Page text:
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American authorities in Berlin said the two dead were an American soldier and a Turkish woman of 28.
The bomb went off at 0150 local time (2350 GMT) when La Belle disco was packed with nearly 500 people.
The disco is a favourite with American servicemen, and many of those injured were soldiers.
The outside walls of the building, which had been surrounded by scaffolding for rebuilding work, were blown in by the blast. The floor and ceiling also collapsed.
"There was suddenly a loud bang, unbelievably loud," said a disc-jockey. "Then I found myself in the cellar as the floor had collapsed."
Dieter Jaehner, 46, who lives nearby, said, "I saw through my balcony window men and women running in and out of the disco.
"They were waving their arms about and were in an hysterical state. Some were covered in blood, and their clothes were in tatters."
The explosion was the second in West Berlin in a week. Last Saturday, a bomb wrecked a German-Arab club in the city and injured seven Arabs.
The West German foreign minister, Hans-Dietrich Genscher, said a special group would be set up to investigate the possible involvement of a foreign country in the attack.
"We will not let our American friends be bombed out of our country," he said.
West Berlin police said they are considering the possibility that a Libyan terrorist group is behind the attack.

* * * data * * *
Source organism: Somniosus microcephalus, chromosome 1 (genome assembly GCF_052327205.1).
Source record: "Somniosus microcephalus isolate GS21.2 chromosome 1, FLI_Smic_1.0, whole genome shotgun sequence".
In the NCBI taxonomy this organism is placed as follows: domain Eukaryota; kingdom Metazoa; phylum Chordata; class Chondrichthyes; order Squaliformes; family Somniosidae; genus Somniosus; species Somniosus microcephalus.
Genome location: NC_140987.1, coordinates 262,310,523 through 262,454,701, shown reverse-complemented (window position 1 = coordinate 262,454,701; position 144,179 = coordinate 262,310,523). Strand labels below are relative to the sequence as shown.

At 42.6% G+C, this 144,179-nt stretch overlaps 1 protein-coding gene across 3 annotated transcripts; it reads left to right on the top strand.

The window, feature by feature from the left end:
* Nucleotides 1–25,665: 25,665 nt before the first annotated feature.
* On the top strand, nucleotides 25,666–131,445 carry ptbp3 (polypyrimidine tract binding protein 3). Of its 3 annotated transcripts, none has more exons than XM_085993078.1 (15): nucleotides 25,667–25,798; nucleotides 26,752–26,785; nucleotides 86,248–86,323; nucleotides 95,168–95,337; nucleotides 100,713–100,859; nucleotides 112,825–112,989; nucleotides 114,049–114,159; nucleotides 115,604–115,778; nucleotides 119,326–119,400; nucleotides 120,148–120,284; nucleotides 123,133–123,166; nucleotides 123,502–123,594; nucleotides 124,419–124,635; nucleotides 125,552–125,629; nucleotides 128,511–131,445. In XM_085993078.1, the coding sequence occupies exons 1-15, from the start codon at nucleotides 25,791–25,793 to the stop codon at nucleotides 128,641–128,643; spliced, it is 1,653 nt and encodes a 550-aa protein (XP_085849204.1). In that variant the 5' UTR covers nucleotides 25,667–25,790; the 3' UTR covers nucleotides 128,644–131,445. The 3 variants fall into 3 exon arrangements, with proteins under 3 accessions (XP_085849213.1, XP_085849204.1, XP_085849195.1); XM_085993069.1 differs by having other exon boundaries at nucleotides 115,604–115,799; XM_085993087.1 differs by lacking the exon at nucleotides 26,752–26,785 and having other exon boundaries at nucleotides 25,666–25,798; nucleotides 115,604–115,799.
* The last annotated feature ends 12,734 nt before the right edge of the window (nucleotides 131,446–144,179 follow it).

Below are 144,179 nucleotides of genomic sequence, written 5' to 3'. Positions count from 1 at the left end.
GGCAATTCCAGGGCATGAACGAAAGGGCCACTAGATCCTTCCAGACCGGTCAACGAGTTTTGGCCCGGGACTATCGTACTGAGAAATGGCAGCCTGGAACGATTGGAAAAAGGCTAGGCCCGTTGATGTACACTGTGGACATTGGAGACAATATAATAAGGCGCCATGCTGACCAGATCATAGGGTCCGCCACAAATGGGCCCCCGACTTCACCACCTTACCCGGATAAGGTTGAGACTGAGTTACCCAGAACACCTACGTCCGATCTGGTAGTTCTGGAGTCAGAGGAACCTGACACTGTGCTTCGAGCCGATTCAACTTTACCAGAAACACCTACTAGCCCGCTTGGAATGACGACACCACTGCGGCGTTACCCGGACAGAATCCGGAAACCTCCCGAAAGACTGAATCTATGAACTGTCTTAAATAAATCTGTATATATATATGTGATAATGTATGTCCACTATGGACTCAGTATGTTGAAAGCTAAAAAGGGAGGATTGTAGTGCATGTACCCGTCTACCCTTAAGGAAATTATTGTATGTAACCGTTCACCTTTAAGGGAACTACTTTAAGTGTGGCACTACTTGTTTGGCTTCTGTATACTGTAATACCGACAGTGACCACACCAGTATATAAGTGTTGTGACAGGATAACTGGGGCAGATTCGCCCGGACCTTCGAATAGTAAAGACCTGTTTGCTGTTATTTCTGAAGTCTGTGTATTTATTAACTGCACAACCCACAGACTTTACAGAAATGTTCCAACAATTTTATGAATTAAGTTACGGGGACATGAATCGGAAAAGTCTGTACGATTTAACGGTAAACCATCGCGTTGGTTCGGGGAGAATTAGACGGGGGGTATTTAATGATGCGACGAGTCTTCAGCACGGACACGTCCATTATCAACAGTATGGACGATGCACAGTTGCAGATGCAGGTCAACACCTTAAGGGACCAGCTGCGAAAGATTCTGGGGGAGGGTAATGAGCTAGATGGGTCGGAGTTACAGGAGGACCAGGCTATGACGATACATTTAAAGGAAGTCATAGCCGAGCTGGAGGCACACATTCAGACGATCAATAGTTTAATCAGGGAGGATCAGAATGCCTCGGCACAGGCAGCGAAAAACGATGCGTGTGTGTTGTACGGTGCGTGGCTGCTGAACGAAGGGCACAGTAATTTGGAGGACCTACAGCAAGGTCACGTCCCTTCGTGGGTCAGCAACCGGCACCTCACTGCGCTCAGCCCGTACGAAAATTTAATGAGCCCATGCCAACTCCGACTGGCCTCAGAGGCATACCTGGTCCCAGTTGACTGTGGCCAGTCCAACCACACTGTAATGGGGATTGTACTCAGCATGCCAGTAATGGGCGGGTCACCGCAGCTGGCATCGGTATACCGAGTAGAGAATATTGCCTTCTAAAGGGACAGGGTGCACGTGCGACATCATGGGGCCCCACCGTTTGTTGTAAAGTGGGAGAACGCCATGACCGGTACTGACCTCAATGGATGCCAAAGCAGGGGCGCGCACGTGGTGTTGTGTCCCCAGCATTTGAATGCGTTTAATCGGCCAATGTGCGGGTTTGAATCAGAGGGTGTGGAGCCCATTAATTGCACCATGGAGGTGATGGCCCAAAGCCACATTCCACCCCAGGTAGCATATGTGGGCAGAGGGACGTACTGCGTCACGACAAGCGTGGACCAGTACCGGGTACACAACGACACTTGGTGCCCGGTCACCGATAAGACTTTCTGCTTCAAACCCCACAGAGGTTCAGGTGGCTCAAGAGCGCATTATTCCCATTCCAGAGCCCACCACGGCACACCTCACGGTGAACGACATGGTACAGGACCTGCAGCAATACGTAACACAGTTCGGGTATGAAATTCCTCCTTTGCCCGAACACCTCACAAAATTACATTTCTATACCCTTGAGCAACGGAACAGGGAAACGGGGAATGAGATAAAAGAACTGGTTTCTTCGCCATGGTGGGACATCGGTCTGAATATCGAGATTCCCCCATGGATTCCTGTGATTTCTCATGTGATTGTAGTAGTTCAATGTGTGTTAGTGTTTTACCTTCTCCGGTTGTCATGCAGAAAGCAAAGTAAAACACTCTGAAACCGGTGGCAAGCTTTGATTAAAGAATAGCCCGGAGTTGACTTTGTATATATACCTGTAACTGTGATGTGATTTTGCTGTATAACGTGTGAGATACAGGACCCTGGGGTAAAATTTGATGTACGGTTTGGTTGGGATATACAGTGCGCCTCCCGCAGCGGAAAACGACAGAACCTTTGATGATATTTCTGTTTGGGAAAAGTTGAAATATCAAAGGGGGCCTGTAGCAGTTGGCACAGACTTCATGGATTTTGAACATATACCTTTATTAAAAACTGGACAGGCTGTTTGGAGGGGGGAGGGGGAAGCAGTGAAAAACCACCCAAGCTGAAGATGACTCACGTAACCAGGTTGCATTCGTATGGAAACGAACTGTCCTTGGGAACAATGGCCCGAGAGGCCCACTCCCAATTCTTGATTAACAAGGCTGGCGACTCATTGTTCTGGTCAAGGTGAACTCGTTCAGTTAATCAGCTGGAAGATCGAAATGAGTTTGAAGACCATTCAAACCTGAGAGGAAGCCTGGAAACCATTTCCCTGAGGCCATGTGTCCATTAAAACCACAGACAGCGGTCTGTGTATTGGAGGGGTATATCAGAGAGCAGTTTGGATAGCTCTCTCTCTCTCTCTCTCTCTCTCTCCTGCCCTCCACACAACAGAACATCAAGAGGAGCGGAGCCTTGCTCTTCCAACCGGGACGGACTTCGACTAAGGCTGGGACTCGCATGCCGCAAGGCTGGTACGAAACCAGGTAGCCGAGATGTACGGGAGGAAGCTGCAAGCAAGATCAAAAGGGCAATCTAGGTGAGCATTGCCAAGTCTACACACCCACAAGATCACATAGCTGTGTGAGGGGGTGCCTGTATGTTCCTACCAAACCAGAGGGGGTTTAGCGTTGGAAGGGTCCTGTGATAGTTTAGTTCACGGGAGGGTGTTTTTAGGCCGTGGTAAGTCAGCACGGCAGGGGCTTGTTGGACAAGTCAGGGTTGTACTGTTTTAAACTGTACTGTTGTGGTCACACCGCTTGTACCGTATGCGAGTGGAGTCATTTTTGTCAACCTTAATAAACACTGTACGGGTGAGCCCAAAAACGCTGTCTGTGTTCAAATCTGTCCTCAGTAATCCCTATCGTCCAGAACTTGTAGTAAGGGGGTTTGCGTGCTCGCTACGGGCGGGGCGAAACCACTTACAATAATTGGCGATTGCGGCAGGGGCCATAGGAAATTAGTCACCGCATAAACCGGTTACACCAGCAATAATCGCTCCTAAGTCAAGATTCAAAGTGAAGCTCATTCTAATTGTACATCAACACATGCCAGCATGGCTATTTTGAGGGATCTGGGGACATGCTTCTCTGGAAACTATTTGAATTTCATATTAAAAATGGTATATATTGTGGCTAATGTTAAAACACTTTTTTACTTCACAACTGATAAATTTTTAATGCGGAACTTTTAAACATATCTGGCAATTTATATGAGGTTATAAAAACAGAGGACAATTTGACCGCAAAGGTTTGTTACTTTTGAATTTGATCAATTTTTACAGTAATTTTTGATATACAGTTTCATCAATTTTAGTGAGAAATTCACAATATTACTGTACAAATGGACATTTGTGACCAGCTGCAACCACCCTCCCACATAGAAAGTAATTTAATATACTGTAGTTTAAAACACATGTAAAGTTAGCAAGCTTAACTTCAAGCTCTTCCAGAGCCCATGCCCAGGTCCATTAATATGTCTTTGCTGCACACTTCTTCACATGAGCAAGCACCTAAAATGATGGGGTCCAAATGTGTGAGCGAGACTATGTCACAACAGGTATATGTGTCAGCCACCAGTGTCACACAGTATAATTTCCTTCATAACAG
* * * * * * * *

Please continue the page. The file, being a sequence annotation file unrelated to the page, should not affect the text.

The 7,000 American servicemen stationed in West Berlin have been under high security alert since a US naval strike against Libya in the Gulf of Sirte last month.
US military installations have been under heavy guard, but there are no security measures for nightspots frequented by off-duty servicemen.
A caller to a London news agency said the bomb was the work of the Holger Meins Commando, linked to the Baader-Meinhof Red Army faction.
Another call to a Berlin news agency said a group called the Anti-American Arab Liberation Front was responsible.
The head of West Berlin's internal security office, however, said none of the claims could yet be considered authentic.
West German police have now reinforced controls at crossing points to East Berlin as an intensive search for the bombers continues.
A second US soldier died shortly after the blast, bringing the number of dead to three. More than 200 were found to have been injured.
Ten days later, the US government retaliated by bombing Libya. At least 60 people, including the adopted daughter of Libyan leader Muammar Gaddafi, died.
Libya's response was the bombing of a Pan-Am passenger jet over the Scottish town of Lockerbie in 1988, killing 270 people.
In 1996, three men and a woman were convicted of planning La Belle disco bombing.
The three men all worked for the Libyan embassy in East Berlin.
The woman, the German wife of one of the embassy workers, was convicted of murder after it was found she had planted the bomb.
In September 2004, in a series of moves aimed at ending Libya's pariah status, Colonel Gaddafi agreed to pay $35m to 150 non-US victims of the bomb.
However, Libya has said it will not pay for US victims until Washington pays compensation for the lives and property lost in the subsequent US air strikes on Libya.
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